Everyone knows that opening a meeting with a joke is a great icebreaker. And at the annual meeting of Safeway Inc.'s shareholders, Senior Vice President and General Counsel Robert Gordon opened with a real knee-slapper:
You know, this is the season when companies and other institutions are interested in enhancing their reputation and their image for the general public, and one of the institutions that's doing this is the Secret Service, particularly after the calamity in Colombia. And among the instructions given to the Secret Service agents was to try to agree with the president more and support his decisions. And that led to this exchange that took place last week, when the president flew into the White House lawn and an agent greeted him at the helicopter.
The president was carrying two pigs under his arms and the Secret Service agents said, "Nice pigs, sir."
And the president said, "These are not ordinary pigs, these are genuine Arkansas razorback hogs. I got one for former Speaker Nancy Pelosi and one for Secretary of State Hillary Clinton."
And the Secret Service agent said, "Excellent trade, sir."
Isn't that funny? Nancy Pelosi and Hillary Clinton are worth less than pigs! Ha!
If you can't see the humor in that joke, you obviously are a humorless feminist who refuses to see the inherent comedy in unfavorably comparing two of the most powerful women in the world to pigs. It's just a joke, after all. Lighten up. A senior executive of a major corporation would never engage in actual sexism, especially at a meeting that he knew would be recorded and posted to the internet. So obviously it was just some harmless, lighthearted fun. Right? And not one single person in that room who laughed at this "joke" would find humor in real sexism. After all, it's 2012. Women can vote and run for office and own property and everything! And just look at the huge advancements women have made in the boardroom. Why, even a whopping, record-breaking 3.6 percent of Fortune 500 companies are run by women. (Even though they make only 69 percent of what male CEOs make.) And only 10 percent of those Fortune 500 companies (of which Safeway is number 63) have all-male boards of directors. Even Safeway has one. Just one. Progress!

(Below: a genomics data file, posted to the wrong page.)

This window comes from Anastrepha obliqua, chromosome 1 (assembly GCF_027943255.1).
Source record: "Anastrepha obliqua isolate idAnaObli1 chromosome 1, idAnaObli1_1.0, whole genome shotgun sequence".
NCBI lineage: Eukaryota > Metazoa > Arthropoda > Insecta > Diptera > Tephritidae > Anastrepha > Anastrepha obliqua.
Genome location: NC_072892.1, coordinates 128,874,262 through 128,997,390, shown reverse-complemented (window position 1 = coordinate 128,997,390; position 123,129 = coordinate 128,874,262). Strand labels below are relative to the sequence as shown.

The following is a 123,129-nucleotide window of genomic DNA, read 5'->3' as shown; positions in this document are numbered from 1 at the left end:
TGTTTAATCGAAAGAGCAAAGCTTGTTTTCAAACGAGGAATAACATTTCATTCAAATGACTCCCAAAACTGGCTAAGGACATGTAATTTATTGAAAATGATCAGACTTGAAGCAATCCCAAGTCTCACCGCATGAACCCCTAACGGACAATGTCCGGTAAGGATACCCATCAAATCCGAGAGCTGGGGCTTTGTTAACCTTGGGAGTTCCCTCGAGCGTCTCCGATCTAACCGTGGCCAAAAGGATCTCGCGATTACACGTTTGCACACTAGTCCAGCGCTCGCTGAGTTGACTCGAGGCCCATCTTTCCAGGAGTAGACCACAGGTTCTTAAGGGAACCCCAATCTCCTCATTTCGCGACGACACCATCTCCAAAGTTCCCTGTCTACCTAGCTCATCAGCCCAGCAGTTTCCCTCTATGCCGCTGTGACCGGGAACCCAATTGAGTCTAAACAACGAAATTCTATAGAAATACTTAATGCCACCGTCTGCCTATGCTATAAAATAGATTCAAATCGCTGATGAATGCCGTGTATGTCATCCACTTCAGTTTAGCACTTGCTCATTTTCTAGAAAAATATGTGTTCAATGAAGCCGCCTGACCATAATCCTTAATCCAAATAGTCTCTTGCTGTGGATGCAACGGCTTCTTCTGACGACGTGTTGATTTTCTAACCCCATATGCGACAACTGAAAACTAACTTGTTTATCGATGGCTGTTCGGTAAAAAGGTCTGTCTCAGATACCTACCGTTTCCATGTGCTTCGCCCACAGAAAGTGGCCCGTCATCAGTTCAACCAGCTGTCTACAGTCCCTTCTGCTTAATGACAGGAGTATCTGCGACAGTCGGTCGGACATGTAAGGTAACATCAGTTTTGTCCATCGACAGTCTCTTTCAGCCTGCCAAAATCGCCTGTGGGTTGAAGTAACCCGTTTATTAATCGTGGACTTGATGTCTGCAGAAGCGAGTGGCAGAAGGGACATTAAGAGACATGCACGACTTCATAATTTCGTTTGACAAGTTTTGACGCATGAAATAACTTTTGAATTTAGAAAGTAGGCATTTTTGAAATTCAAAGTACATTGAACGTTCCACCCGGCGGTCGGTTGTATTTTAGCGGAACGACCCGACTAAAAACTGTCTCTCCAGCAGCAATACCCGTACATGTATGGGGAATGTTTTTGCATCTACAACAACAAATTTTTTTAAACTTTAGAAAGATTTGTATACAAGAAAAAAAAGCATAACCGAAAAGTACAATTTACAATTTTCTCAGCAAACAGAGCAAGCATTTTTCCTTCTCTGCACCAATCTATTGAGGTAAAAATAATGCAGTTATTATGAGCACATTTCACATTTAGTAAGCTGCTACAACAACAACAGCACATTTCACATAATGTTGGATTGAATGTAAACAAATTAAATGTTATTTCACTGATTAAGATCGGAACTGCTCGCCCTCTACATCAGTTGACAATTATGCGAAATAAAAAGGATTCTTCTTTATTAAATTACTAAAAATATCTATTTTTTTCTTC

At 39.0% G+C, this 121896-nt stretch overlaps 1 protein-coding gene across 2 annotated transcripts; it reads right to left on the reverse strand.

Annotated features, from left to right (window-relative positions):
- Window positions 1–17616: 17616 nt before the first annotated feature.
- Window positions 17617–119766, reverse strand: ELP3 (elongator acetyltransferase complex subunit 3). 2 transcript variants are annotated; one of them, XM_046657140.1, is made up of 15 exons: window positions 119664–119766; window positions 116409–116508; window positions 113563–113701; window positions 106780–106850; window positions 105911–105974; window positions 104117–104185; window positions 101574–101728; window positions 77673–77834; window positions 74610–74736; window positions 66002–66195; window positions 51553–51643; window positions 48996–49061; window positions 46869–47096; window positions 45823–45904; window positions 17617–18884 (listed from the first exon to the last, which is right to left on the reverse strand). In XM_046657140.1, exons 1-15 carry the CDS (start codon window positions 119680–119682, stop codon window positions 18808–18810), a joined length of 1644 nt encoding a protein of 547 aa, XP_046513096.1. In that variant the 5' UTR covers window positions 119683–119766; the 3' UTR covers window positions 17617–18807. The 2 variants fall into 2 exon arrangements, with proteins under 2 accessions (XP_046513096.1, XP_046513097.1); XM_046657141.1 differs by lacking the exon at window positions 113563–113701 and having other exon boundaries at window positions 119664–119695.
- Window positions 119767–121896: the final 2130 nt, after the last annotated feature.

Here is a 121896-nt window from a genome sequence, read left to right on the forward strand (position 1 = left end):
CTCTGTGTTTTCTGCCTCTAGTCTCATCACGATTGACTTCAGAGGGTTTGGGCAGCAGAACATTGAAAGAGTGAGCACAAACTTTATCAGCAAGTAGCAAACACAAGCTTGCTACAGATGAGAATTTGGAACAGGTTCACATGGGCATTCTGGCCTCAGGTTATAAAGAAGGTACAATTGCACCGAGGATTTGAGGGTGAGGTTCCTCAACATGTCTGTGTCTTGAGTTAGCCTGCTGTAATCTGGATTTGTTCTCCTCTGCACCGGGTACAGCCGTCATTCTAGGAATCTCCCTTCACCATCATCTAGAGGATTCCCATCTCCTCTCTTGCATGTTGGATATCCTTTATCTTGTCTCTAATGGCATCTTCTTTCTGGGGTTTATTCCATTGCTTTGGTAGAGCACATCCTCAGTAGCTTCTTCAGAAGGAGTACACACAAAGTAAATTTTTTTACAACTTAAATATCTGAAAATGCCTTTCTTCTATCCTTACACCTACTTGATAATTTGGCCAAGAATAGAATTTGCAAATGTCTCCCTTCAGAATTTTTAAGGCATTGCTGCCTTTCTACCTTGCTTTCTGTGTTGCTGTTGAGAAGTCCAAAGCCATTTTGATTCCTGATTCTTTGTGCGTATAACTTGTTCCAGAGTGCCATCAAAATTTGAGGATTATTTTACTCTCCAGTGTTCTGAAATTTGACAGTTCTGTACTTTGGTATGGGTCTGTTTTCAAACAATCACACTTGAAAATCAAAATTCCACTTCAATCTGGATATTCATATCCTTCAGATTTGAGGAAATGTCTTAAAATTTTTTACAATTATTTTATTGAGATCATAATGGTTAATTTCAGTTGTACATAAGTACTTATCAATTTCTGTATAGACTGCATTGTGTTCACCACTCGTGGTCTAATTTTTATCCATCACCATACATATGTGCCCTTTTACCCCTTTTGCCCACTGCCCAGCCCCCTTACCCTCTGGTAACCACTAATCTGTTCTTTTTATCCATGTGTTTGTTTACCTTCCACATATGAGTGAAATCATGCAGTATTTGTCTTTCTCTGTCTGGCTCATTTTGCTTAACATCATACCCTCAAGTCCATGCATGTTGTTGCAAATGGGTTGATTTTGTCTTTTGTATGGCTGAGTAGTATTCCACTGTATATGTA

And besides, Safeway has a strict Code of Business Conduct and Ethics, which Steve Burd, Safeway's chairman, president and CEO, proudly claims is a hallmark of its "well-deserved reputation for honesty, integrity and fair dealing."
Because nothing says "integrity" like making jokes about powerful women who are worth less than pigs. Ha ha ha!
Of course, what's extraordinary about this "joke" is that it's not extraordinary. It's a blatantly sexist, disrespectful joke that a high-level executive at a major Fortune 500 corporation felt perfectly comfortable telling at a meeting that he knew was being recorded and webcast out to the world. Because it's just a joke. Who could possibly take offense? Certainly this kind of run-of-the-mill sexism garners laughs in boardrooms and executive offices all over America. This is just the way it works.
And that's the problem. It's this kind of casual sexism that contributes to a corporate culture in which women are still not especially welcome. Yes, things have changed and improved, but women are still woefully underrepresented—and underpaid—and it's not hard to see why, when corporate America is still so obviously a boys' club where women are merely the butt of a joke to warm up a crowd.
Until the highest echelons of corporate America no longer feel perfectly comfortable cracking "jokes" like this, women—even the 3.6 percent who now run Fortune 500 companies (at a reduced rate)—still have a long road ahead before we can achieve full equality.
Send an email to Safeway to let them know what you think of the general counsel's "joke."